Last year, BlueVine introduced a 12-month line of credit based on monthly payments. Previously, they had only offered a 6-month business line of credit, called Flex Credit, based on weekly payments. Sager that said that many BlueVine customers use the company’s factoring services as well as its credit line offering.
“The reason why [this increase in credit] is so important is because it allows customers to use our line of credit facility not just for working capital…but now for capital expenditures as well,” Sager said.
Many alternative lending companies boast of using sophisticated technology to almost instantly issue loans or credit lines. While Sager said that BlueVine does use sophisticated technology, he said they also use reliable industry standard technologies and that they have a dedicated account management team that customers can reach out to, particularly large ones.
One of Sager’s favorite slogans that he applies to BlueVine is: “Always available, never needed.”
BlueVine also increases business line of credit to $200,000; opens New Jersey office
REDWOOD CITY, Calif. – January 30, 2018 – BlueVine has doubled the credit line size for its invoice factoring product to up to $5 million, underscoring the online business lender’s push to offer fast and flexible working capital financing to small and medium-sized businesses.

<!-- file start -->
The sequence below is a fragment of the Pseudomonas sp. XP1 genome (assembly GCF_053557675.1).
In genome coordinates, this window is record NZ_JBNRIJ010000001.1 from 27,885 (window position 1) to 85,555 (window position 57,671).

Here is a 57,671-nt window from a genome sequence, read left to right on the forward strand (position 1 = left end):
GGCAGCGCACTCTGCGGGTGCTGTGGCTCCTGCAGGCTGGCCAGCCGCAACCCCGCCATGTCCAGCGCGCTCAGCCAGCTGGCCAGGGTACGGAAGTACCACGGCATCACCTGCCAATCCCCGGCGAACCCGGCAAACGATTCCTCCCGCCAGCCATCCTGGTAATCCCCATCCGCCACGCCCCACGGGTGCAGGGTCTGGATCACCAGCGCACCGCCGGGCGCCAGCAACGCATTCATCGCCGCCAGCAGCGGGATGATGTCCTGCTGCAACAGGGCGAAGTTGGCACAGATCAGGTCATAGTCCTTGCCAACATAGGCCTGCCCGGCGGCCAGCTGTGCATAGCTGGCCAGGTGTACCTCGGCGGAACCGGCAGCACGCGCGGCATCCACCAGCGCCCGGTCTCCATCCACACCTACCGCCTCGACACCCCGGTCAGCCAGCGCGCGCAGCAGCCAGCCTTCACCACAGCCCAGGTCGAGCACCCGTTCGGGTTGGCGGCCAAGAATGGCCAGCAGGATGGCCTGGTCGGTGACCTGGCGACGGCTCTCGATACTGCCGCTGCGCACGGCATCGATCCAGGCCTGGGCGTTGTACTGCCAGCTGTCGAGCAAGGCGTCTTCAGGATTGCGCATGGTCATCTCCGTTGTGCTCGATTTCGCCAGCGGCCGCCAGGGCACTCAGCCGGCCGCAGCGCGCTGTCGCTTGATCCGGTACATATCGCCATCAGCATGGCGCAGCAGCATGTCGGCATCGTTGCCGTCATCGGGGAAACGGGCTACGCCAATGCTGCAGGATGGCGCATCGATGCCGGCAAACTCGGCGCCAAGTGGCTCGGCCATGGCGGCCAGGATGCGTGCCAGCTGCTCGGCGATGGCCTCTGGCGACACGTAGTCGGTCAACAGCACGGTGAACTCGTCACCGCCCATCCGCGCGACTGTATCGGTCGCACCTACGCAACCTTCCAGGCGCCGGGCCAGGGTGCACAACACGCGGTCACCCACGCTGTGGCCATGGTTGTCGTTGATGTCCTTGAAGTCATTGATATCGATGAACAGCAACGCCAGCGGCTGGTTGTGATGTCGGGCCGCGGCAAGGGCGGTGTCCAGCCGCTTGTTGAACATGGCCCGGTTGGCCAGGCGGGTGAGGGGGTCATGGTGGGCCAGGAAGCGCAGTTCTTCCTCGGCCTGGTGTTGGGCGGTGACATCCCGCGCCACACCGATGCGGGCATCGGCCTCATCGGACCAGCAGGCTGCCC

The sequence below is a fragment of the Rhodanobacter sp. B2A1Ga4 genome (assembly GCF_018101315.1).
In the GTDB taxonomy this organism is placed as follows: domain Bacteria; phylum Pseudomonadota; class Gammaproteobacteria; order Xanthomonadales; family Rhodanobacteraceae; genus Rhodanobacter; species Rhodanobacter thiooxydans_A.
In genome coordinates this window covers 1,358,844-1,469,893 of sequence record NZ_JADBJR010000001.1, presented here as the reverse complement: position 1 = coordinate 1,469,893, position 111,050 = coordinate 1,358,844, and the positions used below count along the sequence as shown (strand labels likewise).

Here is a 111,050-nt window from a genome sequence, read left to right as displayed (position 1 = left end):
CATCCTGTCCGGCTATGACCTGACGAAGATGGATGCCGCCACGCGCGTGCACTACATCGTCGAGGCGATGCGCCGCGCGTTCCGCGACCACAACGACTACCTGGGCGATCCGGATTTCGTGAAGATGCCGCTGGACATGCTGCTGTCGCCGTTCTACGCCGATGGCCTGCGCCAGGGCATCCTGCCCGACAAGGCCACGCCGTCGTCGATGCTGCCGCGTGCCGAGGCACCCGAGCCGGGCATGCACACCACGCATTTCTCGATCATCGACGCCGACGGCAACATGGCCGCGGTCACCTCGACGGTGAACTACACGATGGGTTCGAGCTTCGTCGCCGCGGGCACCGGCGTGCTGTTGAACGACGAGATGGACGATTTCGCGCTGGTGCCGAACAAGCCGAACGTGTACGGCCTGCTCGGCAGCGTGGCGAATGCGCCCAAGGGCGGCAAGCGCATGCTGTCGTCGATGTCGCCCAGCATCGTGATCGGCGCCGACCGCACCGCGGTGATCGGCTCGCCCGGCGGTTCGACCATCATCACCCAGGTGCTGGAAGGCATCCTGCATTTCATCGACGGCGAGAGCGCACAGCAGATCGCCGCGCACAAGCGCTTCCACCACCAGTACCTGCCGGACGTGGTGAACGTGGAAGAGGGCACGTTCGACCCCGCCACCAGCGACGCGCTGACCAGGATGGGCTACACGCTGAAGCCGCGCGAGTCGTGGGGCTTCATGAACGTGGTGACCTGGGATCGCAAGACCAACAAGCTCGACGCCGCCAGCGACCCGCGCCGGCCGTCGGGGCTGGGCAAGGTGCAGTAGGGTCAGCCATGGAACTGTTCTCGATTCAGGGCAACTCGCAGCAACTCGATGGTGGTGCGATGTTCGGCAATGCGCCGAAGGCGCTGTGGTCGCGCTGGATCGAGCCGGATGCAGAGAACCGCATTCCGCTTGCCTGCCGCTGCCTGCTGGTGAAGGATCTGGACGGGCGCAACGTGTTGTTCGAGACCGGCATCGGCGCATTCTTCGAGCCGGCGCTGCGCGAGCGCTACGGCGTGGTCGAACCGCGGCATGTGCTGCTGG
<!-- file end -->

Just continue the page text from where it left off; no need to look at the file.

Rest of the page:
BlueVine also increased the limit for its business line of credit product to $200,000 from $150,000, making its Flex Credit product an even more attractive financing option for larger or fast-growing companies.
“In just four years, we’ve dramatically increased our invoice factoring credit line to $5 million, and our business line of credit to $200,000,” BlueVine CEO and founder Eyal Lifshitz said. “We continue to be fully committed to providing business owners with robust financing options to help them thrive.”
BlueVine helped Mindstar Aviation unlock capital trapped in unpaid invoices. The Virginia-based company, which develops and writes software for flight simulators, used to wrestle with cash flow gaps while waiting for customers to pay their bills, which often took 45 days or longer.
BlueVine allowed Mindstar to get cash advances on those invoices.